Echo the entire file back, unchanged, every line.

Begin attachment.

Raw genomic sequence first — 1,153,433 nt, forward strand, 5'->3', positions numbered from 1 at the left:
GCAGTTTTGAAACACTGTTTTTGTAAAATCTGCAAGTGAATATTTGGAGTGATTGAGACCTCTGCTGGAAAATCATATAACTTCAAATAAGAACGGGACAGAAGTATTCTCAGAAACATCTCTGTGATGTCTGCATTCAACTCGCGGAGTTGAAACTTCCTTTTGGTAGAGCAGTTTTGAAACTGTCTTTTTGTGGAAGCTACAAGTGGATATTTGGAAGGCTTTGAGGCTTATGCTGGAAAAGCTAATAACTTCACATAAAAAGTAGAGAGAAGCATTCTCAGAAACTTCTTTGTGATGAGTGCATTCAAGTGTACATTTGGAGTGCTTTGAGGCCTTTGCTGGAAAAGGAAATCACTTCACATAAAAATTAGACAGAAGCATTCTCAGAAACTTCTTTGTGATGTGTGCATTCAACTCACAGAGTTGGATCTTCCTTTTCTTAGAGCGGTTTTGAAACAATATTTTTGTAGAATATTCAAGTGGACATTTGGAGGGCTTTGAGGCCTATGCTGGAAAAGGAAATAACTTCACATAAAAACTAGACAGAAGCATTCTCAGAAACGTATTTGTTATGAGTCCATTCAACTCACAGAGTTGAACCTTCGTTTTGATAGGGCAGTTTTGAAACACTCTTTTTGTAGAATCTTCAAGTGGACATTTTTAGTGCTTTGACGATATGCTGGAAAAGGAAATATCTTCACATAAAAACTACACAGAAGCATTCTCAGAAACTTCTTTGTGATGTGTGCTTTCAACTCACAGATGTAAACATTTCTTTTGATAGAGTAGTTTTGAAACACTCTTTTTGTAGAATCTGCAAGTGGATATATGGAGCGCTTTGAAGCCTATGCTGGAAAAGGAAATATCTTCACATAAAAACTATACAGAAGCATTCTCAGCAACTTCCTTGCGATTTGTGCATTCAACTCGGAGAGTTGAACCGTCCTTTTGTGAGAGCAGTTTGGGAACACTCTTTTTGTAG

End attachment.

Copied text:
Raw genomic sequence first — 1,153,433 nt, forward strand, 5'->3', positions numbered from 1 at the left:
GCAGTTTTGAAACACTGTTTTTGTAAAATCTGCAAGTGAATATTTGGAGTGATTGAGACCTCTGCTGGAAAATCATATAACTTCAAATAAGAACGGGACAGAAGTATTCTCAGAAACATCTCTGTGATGTCTGCATTCAACTCGCGGAGTTGAAACTTCCTTTTGGTAGAGCAGTTTTGAAACTGTCTTTTTGTGGAAGCTACAAGTGGATATTTGGAAGGCTTTGAGGCTTATGCTGGAAAAGCTAATAACTTCACATAAAAAGTAGAGAGAAGCATTCTCAGAAACTTCTTTGTGATGAGTGCATTCAAGTGTACATTTGGAGTGCTTTGAGGCCTTTGCTGGAAAAGGAAATCACTTCACATAAAAATTAGACAGAAGCATTCTCAGAAACTTCTTTGTGATGTGTGCATTCAACTCACAGAGTTGGATCTTCCTTTTCTTAGAGCGGTTTTGAAACAATATTTTTGTAGAATATTCAAGTGGACATTTGGAGGGCTTTGAGGCCTATGCTGGAAAAGGAAATAACTTCACATAAAAACTAGACAGAAGCATTCTCAGAAACGTATTTGTTATGAGTCCATTCAACTCACAGAGTTGAACCTTCGTTTTGATAGGGCAGTTTTGAAACACTCTTTTTGTAGAATCTTCAAGTGGACATTTTTAGTGCTTTGACGATATGCTGGAAAAGGAAATATCTTCACATAAAAACTACACAGAAGCATTCTCAGAAACTTCTTTGTGATGTGTGCTTTCAACTCACAGATGTAAACATTTCTTTTGATAGAGTAGTTTTGAAACACTCTTTTTGTAGAATCTGCAAGTGGATATATGGAGCGCTTTGAAGCCTATGCTGGAAAAGGAAATATCTTCACATAAAAACTATACAGAAGCATTCTCAGCAACTTCCTTGCGATTTGTGCATTCAACTCGGAGAGTTGAACCGTCCTTTTGTGAGAGCAGTTTGGGAACACTCTTTTTGTAG